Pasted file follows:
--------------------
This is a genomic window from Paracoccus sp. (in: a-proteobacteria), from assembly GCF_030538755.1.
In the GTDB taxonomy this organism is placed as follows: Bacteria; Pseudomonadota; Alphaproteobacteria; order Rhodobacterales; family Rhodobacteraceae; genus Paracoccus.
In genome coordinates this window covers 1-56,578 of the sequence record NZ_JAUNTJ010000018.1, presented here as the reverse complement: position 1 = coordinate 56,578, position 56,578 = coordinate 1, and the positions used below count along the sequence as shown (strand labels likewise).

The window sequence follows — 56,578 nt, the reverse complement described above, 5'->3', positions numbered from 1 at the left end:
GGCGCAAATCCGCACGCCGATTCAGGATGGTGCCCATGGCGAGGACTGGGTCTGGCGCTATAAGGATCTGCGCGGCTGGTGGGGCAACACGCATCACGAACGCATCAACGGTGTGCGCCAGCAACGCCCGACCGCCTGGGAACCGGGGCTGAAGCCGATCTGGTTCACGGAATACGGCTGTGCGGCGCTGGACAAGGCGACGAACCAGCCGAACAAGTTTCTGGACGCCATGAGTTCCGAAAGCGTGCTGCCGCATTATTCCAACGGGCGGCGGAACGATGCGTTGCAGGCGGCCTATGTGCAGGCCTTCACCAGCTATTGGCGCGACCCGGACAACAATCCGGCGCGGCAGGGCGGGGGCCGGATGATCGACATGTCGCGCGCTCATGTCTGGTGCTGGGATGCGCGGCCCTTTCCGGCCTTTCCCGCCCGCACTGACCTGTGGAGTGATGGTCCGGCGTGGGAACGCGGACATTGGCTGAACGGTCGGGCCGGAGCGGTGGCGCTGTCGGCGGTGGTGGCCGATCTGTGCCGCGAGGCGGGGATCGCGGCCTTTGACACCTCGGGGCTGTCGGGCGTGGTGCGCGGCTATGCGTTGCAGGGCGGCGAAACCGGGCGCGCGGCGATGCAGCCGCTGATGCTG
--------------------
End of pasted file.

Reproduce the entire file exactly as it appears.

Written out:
This is a genomic window from Paracoccus sp. (in: a-proteobacteria), from assembly GCF_030538755.1.
In the GTDB taxonomy this organism is placed as follows: Bacteria; Pseudomonadota; Alphaproteobacteria; order Rhodobacterales; family Rhodobacteraceae; genus Paracoccus.
In genome coordinates this window covers 1-56,578 of the sequence record NZ_JAUNTJ010000018.1, presented here as the reverse complement: position 1 = coordinate 56,578, position 56,578 = coordinate 1, and the positions used below count along the sequence as shown (strand labels likewise).

The window sequence follows — 56,578 nt, the reverse complement described above, 5'->3', positions numbered from 1 at the left end:
GGCGCAAATCCGCACGCCGATTCAGGATGGTGCCCATGGCGAGGACTGGGTCTGGCGCTATAAGGATCTGCGCGGCTGGTGGGGCAACACGCATCACGAACGCATCAACGGTGTGCGCCAGCAACGCCCGACCGCCTGGGAACCGGGGCTGAAGCCGATCTGGTTCACGGAATACGGCTGTGCGGCGCTGGACAAGGCGACGAACCAGCCGAACAAGTTTCTGGACGCCATGAGTTCCGAAAGCGTGCTGCCGCATTATTCCAACGGGCGGCGGAACGATGCGTTGCAGGCGGCCTATGTGCAGGCCTTCACCAGCTATTGGCGCGACCCGGACAACAATCCGGCGCGGCAGGGCGGGGGCCGGATGATCGACATGTCGCGCGCTCATGTCTGGTGCTGGGATGCGCGGCCCTTTCCGGCCTTTCCCGCCCGCACTGACCTGTGGAGTGATGGTCCGGCGTGGGAACGCGGACATTGGCTGAACGGTCGGGCCGGAGCGGTGGCGCTGTCGGCGGTGGTGGCCGATCTGTGCCGCGAGGCGGGGATCGCGGCCTTTGACACCTCGGGGCTGTCGGGCGTGGTGCGCGGCTATGCGTTGCAGGGCGGCGAAACCGGGCGCGCGGCGATGCAGCCGCTGATGCTG